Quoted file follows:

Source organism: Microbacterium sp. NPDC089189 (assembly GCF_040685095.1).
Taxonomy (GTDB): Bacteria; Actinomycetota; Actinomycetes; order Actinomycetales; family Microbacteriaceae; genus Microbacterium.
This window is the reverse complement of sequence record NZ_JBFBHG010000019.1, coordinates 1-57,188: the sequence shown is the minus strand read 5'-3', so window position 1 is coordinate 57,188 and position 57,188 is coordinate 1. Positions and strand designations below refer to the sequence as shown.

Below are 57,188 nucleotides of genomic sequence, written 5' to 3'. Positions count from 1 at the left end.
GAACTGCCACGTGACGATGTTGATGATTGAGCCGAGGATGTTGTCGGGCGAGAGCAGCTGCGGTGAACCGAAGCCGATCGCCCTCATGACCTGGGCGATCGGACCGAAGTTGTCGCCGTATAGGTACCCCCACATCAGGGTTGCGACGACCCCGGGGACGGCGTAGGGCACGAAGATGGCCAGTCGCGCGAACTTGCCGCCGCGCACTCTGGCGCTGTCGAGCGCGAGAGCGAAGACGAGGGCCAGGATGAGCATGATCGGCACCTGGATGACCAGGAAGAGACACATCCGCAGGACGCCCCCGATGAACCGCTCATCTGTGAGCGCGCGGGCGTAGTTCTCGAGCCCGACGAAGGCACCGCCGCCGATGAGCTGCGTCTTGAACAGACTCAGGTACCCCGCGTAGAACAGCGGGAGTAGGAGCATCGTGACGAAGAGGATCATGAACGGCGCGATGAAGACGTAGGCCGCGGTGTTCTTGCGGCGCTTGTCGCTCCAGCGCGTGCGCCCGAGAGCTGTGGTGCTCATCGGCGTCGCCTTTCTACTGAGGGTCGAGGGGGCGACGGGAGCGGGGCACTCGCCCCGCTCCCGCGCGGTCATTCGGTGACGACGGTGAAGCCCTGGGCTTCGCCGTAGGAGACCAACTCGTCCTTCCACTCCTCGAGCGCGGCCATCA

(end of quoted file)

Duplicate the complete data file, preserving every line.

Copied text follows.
Source organism: Microbacterium sp. NPDC089189 (assembly GCF_040685095.1).
Taxonomy (GTDB): Bacteria; Actinomycetota; Actinomycetes; order Actinomycetales; family Microbacteriaceae; genus Microbacterium.
This window is the reverse complement of sequence record NZ_JBFBHG010000019.1, coordinates 1-57,188: the sequence shown is the minus strand read 5'-3', so window position 1 is coordinate 57,188 and position 57,188 is coordinate 1. Positions and strand designations below refer to the sequence as shown.

Below are 57,188 nucleotides of genomic sequence, written 5' to 3'. Positions count from 1 at the left end.
GAACTGCCACGTGACGATGTTGATGATTGAGCCGAGGATGTTGTCGGGCGAGAGCAGCTGCGGTGAACCGAAGCCGATCGCCCTCATGACCTGGGCGATCGGACCGAAGTTGTCGCCGTATAGGTACCCCCACATCAGGGTTGCGACGACCCCGGGGACGGCGTAGGGCACGAAGATGGCCAGTCGCGCGAACTTGCCGCCGCGCACTCTGGCGCTGTCGAGCGCGAGAGCGAAGACGAGGGCCAGGATGAGCATGATCGGCACCTGGATGACCAGGAAGAGACACATCCGCAGGACGCCCCCGATGAACCGCTCATCTGTGAGCGCGCGGGCGTAGTTCTCGAGCCCGACGAAGGCACCGCCGCCGATGAGCTGCGTCTTGAACAGACTCAGGTACCCCGCGTAGAACAGCGGGAGTAGGAGCATCGTGACGAAGAGGATCATGAACGGCGCGATGAAGACGTAGGCCGCGGTGTTCTTGCGGCGCTTGTCGCTCCAGCGCGTGCGCCCGAGAGCTGTGGTGCTCATCGGCGTCGCCTTTCTACTGAGGGTCGAGGGGGCGACGGGAGCGGGGCACTCGCCCCGCTCCCGCGCGGTCATTCGGTGACGACGGTGAAGCCCTGGGCTTCGCCGTAGGAGACCAACTCGTCCTTCCACTCCTCGAGCGCGGCCATCA